We wander through this life being given gifts, sometimes ones we don’t even recognize as gifts.
It’s easy to get caught up in the glitz and momentum of Christmas. The lights, the stores, the sales, the rushing around, but it always reminds me that having so much has made us poor in many ways.
In the spirit of Christmas I was reading The 13th Gift by Joanne Huist Smith (Harmony Books) where grief and loss are wrapped in the bright and sparkly tints of Christmas. Getting through Christmas after losing someone can seem cruel and impossible. In this book, a family is helped to remember the joy of life after loss when mystery friends leave small gifts on their doorstep for 13 days before Christmas (although actually The Twelve Days of Christmas begin on Christmas Day, sometimes Boxing Day or St. Stephen’s Day, December 26 until Twelfth Night, the eve of Epiphany, January 5). Sweet and optimistic, this book reminds us gifts don’t have to be expensive, big, signed, or even a physical – it can the gift of your time, company, or skills…it just has to be sincere.
I was disappointed the author added the part where prescription pills were dumped in the toilet…I understand the dramatic effect, but why do writers keep doing this? A while ago, on NBC’s The Blacklist, pills were dumped down the sink. Aaaargh! It’s a horrible message. I’d like to watch or read where a character walks up to a pharmacist and says, “I don’t need these anymore, please dispose of them safely.” Dramatic and non-toxic! Please don’t flush pills, hazardous waste, personal hygiene products, baby wipes, etc. down any drain. Give yourself and others a great Christmas gift – tell authors, studio execs, producers, directors, publishers, writers, actors, etc. that you don’t want to read or watch anything where items go down any drain.
The best gift you can give or receive this Christmas? Knowing you can make a difference, a positive one.
“This is Anna Bjorgman, reporting from The North Pole where it appears protestors from The Occupy Movement have set up camp to Occupy The North Pole.” Shivering in her Canada Goose parka, the young woman bravely places the microphone in front of one of the Occupiers, “Excuse me, why has the Occupy Movement decided to Occupy The North Pole this Christmas?”
A handsome young man flashed a smile whiter than the snow around him before answering. “Actually, the Occupy movement is so three years ago. We’re the Change The North Pole Movement, because we believe the climate up here needs to change!” Pushing his iPhone6 into the pocket of his Moncler parka, Christian continued, “Santa is a fat rich old white man who has his own town, slave labour, and only works one day a year!”
Christian paused to point to the various tents, barricades and a handful of protestors milling around the streets of The North Pole.
“Santa’s the ultimate symbol of capitalism! He teaches children to be materialistic!”
A beautiful young woman holding two large Starbucks cups handed Christian one cup, “I got you a Double Tall Soy Latte, Christian,” Bianca crooned before turning a dazzling smile on the reporter. “We want human need, not corporate greed!”
The reporter, slightly stunned by the dazzling smiles and wondering where they found a Starbucks at The North Pole was momentarily at a loss for words. Recovering, she nodded at her cameraman Hans to follow her as she walked with the protestors toward Santa’s Workshop. “What do you hope to accomplish by Occupying, er, Changing The North Pole?”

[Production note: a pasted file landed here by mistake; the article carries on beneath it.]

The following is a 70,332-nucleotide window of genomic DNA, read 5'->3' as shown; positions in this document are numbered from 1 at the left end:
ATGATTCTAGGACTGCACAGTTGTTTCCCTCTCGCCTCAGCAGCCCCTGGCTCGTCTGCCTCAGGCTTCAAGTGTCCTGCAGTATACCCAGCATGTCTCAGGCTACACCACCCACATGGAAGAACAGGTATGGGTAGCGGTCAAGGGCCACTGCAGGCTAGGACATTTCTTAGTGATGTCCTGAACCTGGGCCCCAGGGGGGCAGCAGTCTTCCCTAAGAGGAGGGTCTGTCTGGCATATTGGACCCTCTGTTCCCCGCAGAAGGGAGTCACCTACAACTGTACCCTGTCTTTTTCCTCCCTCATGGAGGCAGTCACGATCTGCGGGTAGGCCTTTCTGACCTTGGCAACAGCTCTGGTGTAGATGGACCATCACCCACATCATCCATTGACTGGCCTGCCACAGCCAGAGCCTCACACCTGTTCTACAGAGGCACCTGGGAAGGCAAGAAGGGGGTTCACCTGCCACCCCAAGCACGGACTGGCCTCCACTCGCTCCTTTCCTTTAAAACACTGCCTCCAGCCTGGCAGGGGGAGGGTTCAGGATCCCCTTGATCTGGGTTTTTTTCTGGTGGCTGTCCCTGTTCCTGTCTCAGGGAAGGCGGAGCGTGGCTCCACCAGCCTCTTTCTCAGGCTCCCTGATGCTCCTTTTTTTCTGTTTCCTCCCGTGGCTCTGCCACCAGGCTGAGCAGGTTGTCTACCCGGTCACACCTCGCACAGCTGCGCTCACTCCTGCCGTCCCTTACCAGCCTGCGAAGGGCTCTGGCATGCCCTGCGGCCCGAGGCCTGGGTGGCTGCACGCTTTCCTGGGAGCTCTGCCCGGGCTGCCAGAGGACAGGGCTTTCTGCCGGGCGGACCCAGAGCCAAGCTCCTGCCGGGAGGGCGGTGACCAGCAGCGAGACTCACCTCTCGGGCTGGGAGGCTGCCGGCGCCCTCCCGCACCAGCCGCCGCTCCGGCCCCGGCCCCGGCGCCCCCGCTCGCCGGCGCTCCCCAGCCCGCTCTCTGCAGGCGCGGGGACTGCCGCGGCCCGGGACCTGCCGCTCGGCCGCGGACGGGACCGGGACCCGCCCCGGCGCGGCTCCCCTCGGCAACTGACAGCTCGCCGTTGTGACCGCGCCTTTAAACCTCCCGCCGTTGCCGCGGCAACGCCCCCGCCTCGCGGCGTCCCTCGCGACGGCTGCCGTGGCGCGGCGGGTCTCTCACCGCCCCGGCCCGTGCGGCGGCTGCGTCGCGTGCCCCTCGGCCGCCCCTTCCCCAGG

Christian took a sip of his latte, looking thoughtful before answering. “The income inequality and wealth distribution between the wealthiest 1% and the rest of the population is no more obvious than here at The North Pole. The elves are the 99%. We want to bring awareness that while Santa sits around smoking a pipe and being jolly, there is social and economic inequality worldwide.”
Bianca stepped forward. “We want people to think, to ask questions, not just blindly follow the Santa Laws!” She gaily waved at another protestor, texted what looked like gibberish before continuing, “There is no better slave than a slave who doesn’t know he’s a slave. I think Bono or Ariana Grande said that and they were so right. People need to wake up and see what’s in front of them!”
A cold wind blew as the reporter watched the two young people start texting, knowing she’d lost their attention. With strains of happy Christmas songs emanating from Santa’s Workshop and chants of We Are Changing the Climate of the North Pole! behind her, the reporter smiled at the camera and threw it back to the station with, “This is Anna Bjorgman, umm, do you want to build a snowman?”
If I worried about doing or saying something stupid I’d never open my mouth, write anything or probably leave the house, but as I get older I hope I’m slightly less stupid.
For me, the Christmas season seems to come with the gift of introspection. Maybe it’s because the season brings out the best and worst in people.
This year the news is filled with bizarre, almost surreal images that still seem vaguely familiar.
Terrorism. Shopping frenzies. Economic manipulations by the rich. Protests against the police for what can only be categorized as cataclysmically abysmal conduct. Since the police aren’t getting in trouble, their behaviour must be explicit or implicit policy, which makes it more disturbing.